An argument may be made by analogy, that the operator of a public place of accommodation or amusement may be held liable for the harassment of patrons by other patrons, where the harassment creates a hostile environment and has the effect of denying the full and fair enjoyment of the facilities, if the operator knew or should have known of the harassment yet fails to take steps to stop it. As in the case of harassment in employment situations, the facts concerning the extent of control over the harassing patrons would be significant. Thus, the result might be different in the case of a restauranteur with the clear legal right to exclude persons from his or her privately-owned property, from what it would be in the case of a municipality operating a public park at which all members of the public had a constitutional right to be present and to exercise their rights to free speech.
In this case, there is an inadequate basis on which to determine whether the Dickeyville Athletic Club and its agents had control over the alleged harassers to such an extent that they could be found liable based on their failure to exercise that control. It is unclear, for example, whether the Dickeyville Athletic Club actually owned the field where the alleged harassment occurred. There is a suggestion in correspondence in the file that it was in fact owned by a local church. This would, if true, be a complicating factor since it would raise questions about the club's authority to exclude persons from the premises. If the club is not the owner of the facilities, but uses them under some kind of permissive arrangement with the owner, the express or implied provisions of that arrangement respecting the club's rights to control access to the premises must be clarified. Another area in which the record is unclear is that of the relationship between the club and the persons described in the complaint as "supervisors," as well as the umpires, who may or may not be the same. Thus, it may be the case that the club had agents present at the facility with the authority to keep order; alternatively, it could be that the club only provided staff for its concession stand and announcer's booth. It may the case that the umpire had the authority to award defaults based on misconduct by team members, and thus was in a position to coerce persons on other teams into not engaging in harassment. (2) However, it may also be the case that the club's relationship with the umpires was such that it had no right to dictate to them the applications of the rules (such as, declaration of forfeits) and that the club thus could not exercise this authority.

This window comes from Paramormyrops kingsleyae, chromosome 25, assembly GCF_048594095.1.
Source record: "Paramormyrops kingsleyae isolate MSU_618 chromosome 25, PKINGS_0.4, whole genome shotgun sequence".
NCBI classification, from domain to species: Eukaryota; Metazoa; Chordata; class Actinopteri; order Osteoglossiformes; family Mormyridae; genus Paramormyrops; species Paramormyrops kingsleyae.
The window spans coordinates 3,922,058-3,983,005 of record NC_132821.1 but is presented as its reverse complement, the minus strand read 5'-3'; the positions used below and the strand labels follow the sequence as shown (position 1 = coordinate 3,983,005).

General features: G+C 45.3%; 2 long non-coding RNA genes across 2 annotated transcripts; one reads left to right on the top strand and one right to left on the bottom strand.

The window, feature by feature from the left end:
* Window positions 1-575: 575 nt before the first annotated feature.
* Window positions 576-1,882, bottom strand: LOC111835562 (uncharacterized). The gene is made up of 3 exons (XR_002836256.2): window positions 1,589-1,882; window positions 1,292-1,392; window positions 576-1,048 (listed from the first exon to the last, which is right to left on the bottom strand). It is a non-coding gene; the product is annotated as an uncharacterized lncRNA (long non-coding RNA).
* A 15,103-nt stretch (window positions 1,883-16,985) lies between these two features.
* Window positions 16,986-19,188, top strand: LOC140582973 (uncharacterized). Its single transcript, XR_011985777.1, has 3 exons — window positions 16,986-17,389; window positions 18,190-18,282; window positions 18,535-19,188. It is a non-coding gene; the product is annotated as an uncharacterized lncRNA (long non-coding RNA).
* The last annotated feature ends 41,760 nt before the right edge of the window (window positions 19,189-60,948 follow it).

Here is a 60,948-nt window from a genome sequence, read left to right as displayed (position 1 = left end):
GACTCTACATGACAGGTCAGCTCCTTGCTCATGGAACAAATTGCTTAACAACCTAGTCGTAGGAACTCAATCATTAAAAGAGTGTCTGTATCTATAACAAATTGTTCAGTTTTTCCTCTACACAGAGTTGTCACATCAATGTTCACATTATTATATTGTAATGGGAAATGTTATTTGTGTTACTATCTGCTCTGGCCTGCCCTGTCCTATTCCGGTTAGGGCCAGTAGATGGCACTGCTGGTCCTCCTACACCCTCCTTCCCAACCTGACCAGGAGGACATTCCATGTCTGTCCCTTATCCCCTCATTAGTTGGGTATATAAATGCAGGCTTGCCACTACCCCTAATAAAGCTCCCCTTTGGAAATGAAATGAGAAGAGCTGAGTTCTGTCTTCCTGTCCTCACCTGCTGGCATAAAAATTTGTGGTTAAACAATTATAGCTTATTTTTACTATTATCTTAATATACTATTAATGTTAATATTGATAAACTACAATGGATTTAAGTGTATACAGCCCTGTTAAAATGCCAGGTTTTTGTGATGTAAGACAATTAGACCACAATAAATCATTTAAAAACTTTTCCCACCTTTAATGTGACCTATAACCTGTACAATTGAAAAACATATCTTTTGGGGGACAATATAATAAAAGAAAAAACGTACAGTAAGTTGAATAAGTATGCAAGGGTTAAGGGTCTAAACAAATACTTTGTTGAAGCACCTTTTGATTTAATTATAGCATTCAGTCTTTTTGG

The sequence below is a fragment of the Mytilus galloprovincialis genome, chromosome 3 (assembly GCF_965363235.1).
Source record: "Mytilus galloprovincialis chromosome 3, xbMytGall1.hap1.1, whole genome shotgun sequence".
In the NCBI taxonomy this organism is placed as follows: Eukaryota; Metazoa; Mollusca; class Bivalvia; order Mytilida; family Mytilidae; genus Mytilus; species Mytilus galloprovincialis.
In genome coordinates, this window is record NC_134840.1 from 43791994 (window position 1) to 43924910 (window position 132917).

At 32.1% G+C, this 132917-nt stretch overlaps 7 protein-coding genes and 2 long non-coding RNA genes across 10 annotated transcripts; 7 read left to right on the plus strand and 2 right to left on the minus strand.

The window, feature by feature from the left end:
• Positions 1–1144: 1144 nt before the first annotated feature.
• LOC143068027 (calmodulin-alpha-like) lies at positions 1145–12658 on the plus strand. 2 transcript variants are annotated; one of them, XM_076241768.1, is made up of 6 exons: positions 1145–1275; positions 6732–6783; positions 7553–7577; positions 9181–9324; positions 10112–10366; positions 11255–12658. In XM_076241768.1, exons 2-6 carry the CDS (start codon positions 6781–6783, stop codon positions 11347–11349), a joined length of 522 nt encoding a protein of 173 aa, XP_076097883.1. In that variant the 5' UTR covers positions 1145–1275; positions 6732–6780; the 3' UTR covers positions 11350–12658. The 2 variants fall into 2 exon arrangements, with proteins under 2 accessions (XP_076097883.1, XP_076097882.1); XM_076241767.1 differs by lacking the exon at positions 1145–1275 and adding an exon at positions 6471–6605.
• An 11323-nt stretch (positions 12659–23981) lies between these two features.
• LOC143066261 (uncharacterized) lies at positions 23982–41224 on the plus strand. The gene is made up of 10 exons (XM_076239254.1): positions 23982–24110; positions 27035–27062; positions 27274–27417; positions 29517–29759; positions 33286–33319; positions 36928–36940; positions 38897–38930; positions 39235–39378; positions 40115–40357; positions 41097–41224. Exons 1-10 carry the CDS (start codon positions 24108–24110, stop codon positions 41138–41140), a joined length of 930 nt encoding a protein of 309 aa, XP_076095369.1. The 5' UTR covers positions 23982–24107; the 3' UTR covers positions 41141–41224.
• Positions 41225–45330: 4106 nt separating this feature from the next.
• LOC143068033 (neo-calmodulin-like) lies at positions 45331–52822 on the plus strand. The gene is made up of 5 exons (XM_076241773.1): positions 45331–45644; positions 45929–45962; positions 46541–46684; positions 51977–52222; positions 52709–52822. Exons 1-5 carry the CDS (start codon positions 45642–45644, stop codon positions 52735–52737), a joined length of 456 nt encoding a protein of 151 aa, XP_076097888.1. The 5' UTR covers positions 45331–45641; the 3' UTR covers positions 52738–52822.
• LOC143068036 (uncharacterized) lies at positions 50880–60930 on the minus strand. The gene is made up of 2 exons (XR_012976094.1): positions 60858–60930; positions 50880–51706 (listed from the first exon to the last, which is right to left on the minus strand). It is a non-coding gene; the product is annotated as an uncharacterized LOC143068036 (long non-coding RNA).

Determining whether the Public Accommodations Law would extend to the alleged denial to Neldaughter and her team of the right to participate in a post-season tournament is also difficult at this stage of the proceedings given the lack of information. Like the matter of the alleged harassment at the field, this allegation does appear to have more of a relationship to a particular place than does the alleged denial of the right to be on a particular team. It is by no means as obvious as in the case of the denial to an individual of the right to be on a particular team, that denial to a team of the right to compete in a tournament involves the kind of personal, associational choices that distinguish it from the typical and essentially commercial relationship between patron and proprietor which is anticipated by the Public Accommodations Law. However, much depends on the particular facts as to how the tournament was organized.
Given the lack of a record on these points, while it certainly cannot be determined that Neldaughter will be able to prove that the facts described in her complaint reflect a violation of the Public Accommodations Law, it also cannot be stated with certainty that she will not be able to prove this. Just as the supreme court stated in Gregory v. Madison Mobile Homes Park, 24 Wis. 2d 275 (1973), where the issue was whether a mobile home park was subject to the Public Accommodations Law and the matter had come before the court without trial on demurrer,
"[t]he subject matter of the instant action is far too vital to be summarily disposed of by demurrer upon inadequate information contained in the record on demurrer." 24 Wis. 2d at 278.
Therefore, the complaint in Case #8900539 is being remanded so that a full hearing may be held.
[Subsequent LIRC decision]
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(1)( Back ) In a separate complaint, ERD #9011382, Neldaughter also alleged that these Respondents had violated the Public Accommodations Act by not allowing her to be a member of the Mound View Cheese softball team in 1988. In a separate decision, issued this day, the Commission has dismissed a petition for review from an Administrative Law Judge's dismissal of that complaint, on purely procedural grounds.
(2)( Back ) This is suggested by an indication in the file that an umpire declared a forfeit against Neldaughter's team on one occasion on which she threw a ball at some spectators who had allegedly been harassing the team.